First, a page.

Uncrowded, casual and filled with must-see sights for art lovers and history buffs, New Brunswick’s capital city will keep travelers busy for several days.

Set in a broad bend of the wide St John River, in the middle of the Canadian province of New Brunswick, Fredericton is a mid-sized comfortable, walk-able city of riverside parks and attractions for art and history fans. Founded in 1732 by Acadians and coming under British rule during the French and Indian War in the mid-eighteenth century, the city reflects New Brunswick’s dual French and British heritage.

Art and Culture

The Beaverbrook Art Gallery was a gift to the province by Max Aitken, the 1st Lord Beaverbrook, a financial and political leader of Atlantic Canada and the United Kingdom. Based upon his astounding collections, the gallery has expanded to include thousands of other works and is noted for its British and Canadian artists. The entry hall is dominated by Salvador Dali’s masterpiece Santiago el Grande. Inside are works of Gainsborough, Sir Joshua Reynolds, JMW Turner and John Constable. The Cornelius Krieghof gallery is filled with nineteenth-century works showing Canada as it once was, and the new Marion McCain Atlantic Gallery is devoted to maritime artists. But not all the city’s art is here: while wandering the streets watch for the many private galleries showing outstanding works.

Craft and Decorative Arts

Fredericton is a center for working craftsmen and designers, with a population that supports and appreciates them. Canada’s only college of craft and design is here. The New Brunswick College of Craft and Design trains the finest craftsmen in the country, and shorter courses for beginners and non-professionals are offered in the summer. Near the Cathedral, the New Brunswick Craft Council has a shop selling highest quality hand-crafted glassware, pottery, inlaid wood, weaving and other arts. The city has a schedule of art and related events on its website. Be sure to browse the Carlton Artist Market on the narrow street leading to the Boyce Farmer’s Market, and in the artist shops of the historic Soldiers Barracks.

History and Beyond

In the center of the city, right long the St John River, lies Officers Square, once the historic center of an active British military base intended to hold off Americans. The entire complex is now a hub of activity. On the parade grounds in front of the old Officers Quarters, Red Coats still conduct the Changing of the Guard complete with fifes and drums — visitors are often asked to review the troops. In the Officers Quarters is the York Sunbury Museum related to the military history of the post, with other exhibits, including the stuffed remains of an immense frog. In the restored guardhouse, kids can suit up and march with a Red Coat. Across the green is the Soldiers Barracks, with craft shops in the arcaded lower floors and a museum on the upper floors.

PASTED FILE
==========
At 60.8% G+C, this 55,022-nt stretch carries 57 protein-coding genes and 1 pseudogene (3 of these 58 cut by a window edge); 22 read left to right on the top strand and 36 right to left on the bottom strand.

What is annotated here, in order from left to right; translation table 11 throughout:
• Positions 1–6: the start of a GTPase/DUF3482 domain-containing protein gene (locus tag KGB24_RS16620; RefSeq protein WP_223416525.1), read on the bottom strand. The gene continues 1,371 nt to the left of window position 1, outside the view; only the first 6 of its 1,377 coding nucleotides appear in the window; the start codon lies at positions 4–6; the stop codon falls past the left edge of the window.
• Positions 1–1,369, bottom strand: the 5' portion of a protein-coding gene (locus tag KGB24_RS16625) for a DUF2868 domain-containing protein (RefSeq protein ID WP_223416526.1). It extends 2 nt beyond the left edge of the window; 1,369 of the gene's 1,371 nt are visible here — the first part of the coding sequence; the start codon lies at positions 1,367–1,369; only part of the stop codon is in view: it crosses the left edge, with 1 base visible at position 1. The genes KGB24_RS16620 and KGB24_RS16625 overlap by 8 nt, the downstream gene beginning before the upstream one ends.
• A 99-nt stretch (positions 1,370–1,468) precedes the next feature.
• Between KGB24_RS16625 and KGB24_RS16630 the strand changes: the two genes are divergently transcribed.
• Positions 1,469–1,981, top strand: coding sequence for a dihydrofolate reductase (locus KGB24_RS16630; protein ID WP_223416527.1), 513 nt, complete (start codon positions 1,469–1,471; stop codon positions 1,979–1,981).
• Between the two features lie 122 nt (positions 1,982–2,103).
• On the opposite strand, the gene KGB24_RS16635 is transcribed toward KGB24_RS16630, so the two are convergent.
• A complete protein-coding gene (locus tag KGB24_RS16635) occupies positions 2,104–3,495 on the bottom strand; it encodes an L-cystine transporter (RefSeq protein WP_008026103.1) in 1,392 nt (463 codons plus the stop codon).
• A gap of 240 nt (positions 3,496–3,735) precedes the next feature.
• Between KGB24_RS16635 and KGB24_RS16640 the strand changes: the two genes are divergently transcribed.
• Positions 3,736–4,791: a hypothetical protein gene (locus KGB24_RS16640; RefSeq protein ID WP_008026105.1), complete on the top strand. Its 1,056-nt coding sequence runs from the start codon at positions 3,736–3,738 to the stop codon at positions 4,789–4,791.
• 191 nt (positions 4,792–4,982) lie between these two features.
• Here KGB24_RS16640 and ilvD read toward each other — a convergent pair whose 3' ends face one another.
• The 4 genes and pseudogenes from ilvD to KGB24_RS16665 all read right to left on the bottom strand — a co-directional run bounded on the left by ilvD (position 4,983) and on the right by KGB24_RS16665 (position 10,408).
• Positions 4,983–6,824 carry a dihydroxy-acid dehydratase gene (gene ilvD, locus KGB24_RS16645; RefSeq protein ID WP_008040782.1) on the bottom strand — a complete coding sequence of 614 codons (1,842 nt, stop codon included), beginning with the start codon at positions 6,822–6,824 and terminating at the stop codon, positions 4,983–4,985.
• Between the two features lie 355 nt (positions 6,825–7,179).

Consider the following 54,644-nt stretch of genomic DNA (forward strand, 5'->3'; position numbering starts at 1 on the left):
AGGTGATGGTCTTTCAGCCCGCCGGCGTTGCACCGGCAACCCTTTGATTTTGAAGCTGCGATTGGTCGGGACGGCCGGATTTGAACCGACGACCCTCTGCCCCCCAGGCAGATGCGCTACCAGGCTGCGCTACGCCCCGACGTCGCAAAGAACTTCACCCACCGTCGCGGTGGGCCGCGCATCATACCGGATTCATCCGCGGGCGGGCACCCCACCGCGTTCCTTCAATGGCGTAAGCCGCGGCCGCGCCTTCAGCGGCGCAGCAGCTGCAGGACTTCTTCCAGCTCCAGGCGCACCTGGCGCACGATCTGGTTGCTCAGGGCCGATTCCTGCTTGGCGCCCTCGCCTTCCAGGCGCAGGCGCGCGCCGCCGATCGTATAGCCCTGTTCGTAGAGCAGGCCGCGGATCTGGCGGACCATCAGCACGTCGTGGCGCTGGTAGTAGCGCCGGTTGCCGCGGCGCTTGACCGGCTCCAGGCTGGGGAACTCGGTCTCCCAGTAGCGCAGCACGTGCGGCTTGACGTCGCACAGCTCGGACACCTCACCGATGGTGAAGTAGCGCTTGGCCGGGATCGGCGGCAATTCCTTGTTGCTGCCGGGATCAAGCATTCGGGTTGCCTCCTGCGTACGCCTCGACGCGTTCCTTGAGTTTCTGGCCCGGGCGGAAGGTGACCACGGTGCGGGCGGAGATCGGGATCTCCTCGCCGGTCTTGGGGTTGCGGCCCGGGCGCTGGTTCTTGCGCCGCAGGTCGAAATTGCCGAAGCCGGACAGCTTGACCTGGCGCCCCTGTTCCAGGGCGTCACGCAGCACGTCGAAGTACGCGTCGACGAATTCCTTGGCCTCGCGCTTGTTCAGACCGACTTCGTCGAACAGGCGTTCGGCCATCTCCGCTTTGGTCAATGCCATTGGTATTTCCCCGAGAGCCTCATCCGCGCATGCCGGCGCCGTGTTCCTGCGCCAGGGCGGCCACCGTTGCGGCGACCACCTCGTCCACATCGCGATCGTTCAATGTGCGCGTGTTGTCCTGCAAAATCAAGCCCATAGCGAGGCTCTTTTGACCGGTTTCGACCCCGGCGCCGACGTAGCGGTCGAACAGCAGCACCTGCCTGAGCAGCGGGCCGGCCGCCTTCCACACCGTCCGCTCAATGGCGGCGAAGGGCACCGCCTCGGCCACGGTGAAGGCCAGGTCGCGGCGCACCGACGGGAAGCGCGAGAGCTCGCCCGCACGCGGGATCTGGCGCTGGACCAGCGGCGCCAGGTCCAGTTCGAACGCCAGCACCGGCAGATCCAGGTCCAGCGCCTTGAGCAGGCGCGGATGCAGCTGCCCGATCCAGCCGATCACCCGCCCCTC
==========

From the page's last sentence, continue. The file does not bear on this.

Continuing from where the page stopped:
Of Church And State

The New Brunswick Legislative Assembly Building is a gem of nineteenth-century monumental governmental architecture. Tours are given every half hour by knowledgeable guides that have a sense of humor as well. Filled with carved and turned wood, paintings, flags and royal paraphernalia the building is eye candy for lovers of Victoriana. At Brunswick and Church Streets is Christ Church Cathedral, built in 1845 and designed after St. Mary’s cathedral in Snettisham, Norfolk, England. It is an exquisite example of late Gothic Revival architecture and British ecclesiastical design.

With its wealth of art, culture, history and outdoor sport, hiking and paddling Fredericton is a little known treasure destination. Outsdie of the city attractions like King’s Landing add even more interest to this lively destination.


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